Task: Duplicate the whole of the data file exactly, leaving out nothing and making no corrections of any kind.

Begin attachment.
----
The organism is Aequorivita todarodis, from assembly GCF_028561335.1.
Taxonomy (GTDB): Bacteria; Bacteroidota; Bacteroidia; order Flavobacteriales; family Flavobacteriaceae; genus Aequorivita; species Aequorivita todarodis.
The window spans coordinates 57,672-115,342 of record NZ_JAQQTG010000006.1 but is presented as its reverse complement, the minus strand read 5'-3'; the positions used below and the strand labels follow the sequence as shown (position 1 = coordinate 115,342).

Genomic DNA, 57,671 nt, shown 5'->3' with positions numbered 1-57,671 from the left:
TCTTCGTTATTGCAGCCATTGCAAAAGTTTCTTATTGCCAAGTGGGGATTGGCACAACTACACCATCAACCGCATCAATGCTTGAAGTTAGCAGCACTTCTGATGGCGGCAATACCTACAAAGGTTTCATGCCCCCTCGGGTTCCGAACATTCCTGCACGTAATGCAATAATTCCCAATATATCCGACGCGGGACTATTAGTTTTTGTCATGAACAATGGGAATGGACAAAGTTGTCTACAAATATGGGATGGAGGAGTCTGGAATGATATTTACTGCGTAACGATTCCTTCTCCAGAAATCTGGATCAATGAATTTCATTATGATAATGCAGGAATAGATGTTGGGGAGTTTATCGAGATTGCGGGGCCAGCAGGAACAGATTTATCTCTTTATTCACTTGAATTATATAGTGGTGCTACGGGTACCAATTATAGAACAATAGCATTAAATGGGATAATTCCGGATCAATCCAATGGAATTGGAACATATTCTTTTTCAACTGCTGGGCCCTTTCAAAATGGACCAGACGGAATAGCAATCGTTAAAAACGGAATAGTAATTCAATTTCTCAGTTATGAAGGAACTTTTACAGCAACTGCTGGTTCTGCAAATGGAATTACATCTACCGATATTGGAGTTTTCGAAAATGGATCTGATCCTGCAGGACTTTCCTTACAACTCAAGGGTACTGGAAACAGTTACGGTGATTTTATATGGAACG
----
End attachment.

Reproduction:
The organism is Aequorivita todarodis, from assembly GCF_028561335.1.
Taxonomy (GTDB): Bacteria; Bacteroidota; Bacteroidia; order Flavobacteriales; family Flavobacteriaceae; genus Aequorivita; species Aequorivita todarodis.
The window spans coordinates 57,672-115,342 of record NZ_JAQQTG010000006.1 but is presented as its reverse complement, the minus strand read 5'-3'; the positions used below and the strand labels follow the sequence as shown (position 1 = coordinate 115,342).

Genomic DNA, 57,671 nt, shown 5'->3' with positions numbered 1-57,671 from the left:
TCTTCGTTATTGCAGCCATTGCAAAAGTTTCTTATTGCCAAGTGGGGATTGGCACAACTACACCATCAACCGCATCAATGCTTGAAGTTAGCAGCACTTCTGATGGCGGCAATACCTACAAAGGTTTCATGCCCCCTCGGGTTCCGAACATTCCTGCACGTAATGCAATAATTCCCAATATATCCGACGCGGGACTATTAGTTTTTGTCATGAACAATGGGAATGGACAAAGTTGTCTACAAATATGGGATGGAGGAGTCTGGAATGATATTTACTGCGTAACGATTCCTTCTCCAGAAATCTGGATCAATGAATTTCATTATGATAATGCAGGAATAGATGTTGGGGAGTTTATCGAGATTGCGGGGCCAGCAGGAACAGATTTATCTCTTTATTCACTTGAATTATATAGTGGTGCTACGGGTACCAATTATAGAACAATAGCATTAAATGGGATAATTCCGGATCAATCCAATGGAATTGGAACATATTCTTTTTCAACTGCTGGGCCCTTTCAAAATGGACCAGACGGAATAGCAATCGTTAAAAACGGAATAGTAATTCAATTTCTCAGTTATGAAGGAACTTTTACAGCAACTGCTGGTTCTGCAAATGGAATTACATCTACCGATATTGGAGTTTTCGAAAATGGATCTGATCCTGCAGGACTTTCCTTACAACTCAAGGGTACTGGAAACAGTTACGGTGATTTTATATGGAACG